Here is an example: Kris lost his job due to the recession. He spends his mornings searching online for job openings and his afternoons filling out job applications. Because Kris does not have a job and is actively looking for one, he is considered unemployed.
On the other hand, Mark stays home to care for his children; even though Mark does not have a job, he is not unemployed because he is not actively looking for work. Instead, he is considered to be "out of the labor force."
Kris is a clear-cut example of someone who is unemployed, and Mark is an equally clear example of someone who is out of the labor force. However, some people's official employment status doesn't tell the whole story. Sometimes it's complicated. Consider the following examples.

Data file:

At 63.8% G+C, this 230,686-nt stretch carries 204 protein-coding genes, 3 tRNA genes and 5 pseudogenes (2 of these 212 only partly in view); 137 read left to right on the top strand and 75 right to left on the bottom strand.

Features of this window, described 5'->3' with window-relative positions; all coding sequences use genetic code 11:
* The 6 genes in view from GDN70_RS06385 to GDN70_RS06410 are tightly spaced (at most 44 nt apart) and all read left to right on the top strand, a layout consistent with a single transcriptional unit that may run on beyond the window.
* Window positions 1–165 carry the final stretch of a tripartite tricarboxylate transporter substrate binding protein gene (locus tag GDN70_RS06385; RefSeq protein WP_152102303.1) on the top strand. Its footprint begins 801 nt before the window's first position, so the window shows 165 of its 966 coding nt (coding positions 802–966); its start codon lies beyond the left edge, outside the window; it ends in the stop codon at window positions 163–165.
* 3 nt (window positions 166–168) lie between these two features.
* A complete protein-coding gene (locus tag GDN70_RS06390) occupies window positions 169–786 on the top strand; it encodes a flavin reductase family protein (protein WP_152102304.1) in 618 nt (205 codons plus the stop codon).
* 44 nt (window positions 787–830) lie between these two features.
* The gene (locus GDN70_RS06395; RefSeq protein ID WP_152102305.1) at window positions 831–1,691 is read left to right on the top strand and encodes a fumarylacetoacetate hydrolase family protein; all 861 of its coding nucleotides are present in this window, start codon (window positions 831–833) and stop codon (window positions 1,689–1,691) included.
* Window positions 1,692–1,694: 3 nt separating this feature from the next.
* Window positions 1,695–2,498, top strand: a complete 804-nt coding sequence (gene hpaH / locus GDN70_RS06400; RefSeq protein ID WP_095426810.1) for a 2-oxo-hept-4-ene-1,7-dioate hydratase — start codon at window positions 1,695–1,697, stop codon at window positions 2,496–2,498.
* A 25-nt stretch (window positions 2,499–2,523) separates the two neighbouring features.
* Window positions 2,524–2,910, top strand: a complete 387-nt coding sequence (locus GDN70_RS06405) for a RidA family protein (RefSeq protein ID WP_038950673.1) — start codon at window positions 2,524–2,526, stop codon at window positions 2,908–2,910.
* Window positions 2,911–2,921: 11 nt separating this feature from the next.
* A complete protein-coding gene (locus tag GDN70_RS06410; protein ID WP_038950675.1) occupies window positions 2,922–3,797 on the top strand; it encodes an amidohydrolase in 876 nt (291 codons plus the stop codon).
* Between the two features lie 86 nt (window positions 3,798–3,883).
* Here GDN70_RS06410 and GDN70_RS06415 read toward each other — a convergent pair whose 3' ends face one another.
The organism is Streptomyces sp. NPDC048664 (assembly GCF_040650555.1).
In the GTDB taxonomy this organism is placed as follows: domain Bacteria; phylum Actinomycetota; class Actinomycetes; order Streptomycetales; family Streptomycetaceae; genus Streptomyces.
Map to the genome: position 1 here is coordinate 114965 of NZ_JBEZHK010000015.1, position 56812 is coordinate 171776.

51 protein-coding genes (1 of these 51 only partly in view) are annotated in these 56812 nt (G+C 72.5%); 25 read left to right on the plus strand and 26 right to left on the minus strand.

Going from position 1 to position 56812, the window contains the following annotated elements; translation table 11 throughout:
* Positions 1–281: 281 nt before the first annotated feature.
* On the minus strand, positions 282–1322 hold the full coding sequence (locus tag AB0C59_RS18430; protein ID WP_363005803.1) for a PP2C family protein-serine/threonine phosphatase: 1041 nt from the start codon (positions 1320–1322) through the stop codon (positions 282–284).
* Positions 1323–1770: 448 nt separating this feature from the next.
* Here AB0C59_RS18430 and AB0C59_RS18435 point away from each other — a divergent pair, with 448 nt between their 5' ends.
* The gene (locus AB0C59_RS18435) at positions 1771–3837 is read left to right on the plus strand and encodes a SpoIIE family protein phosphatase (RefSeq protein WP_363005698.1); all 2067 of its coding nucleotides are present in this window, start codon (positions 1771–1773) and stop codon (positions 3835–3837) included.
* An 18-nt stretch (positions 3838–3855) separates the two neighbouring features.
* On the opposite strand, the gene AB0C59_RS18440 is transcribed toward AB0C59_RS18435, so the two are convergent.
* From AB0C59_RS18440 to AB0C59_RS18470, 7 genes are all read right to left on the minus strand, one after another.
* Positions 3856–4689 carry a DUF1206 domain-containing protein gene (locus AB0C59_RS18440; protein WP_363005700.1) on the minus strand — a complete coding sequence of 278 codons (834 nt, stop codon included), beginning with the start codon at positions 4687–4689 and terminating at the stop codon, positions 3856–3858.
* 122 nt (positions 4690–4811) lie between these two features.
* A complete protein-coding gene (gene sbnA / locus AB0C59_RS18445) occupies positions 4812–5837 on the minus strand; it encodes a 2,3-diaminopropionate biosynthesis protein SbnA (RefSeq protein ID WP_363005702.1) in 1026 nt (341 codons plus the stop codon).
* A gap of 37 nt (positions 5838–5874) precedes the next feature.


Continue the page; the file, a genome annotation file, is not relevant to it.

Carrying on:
Josh is a recent graduate looking for a job as an accountant, but he is currently working at Burger Bin to pay the bills until he finds the right job. Even though Josh is actively looking for work, he is not counted as unemployed because he has a job—he is counted as employed. In fact, Josh is considered underemployed—which includes workers who are working part-time but would like to work full-time or those working in jobs for which they are overqualified.
Mako has been unemployed for 6 months; she has given up looking for work until she hears the economy may be turning around. Because Mako is not actively looking for a job, she is considered to be out of the labor force. In fact, because she has given up looking for work, Mako is considered a discouraged worker.
You can see that while both Josh and Mako are not happy with their employment situations, neither is counted as unemployed. So calculating the unemployment rate is fairly complicated.
After categorizing people into groups based on employment status the BLS determines the unemployment rate, or the percentage of the nation's labor force that is unemployed.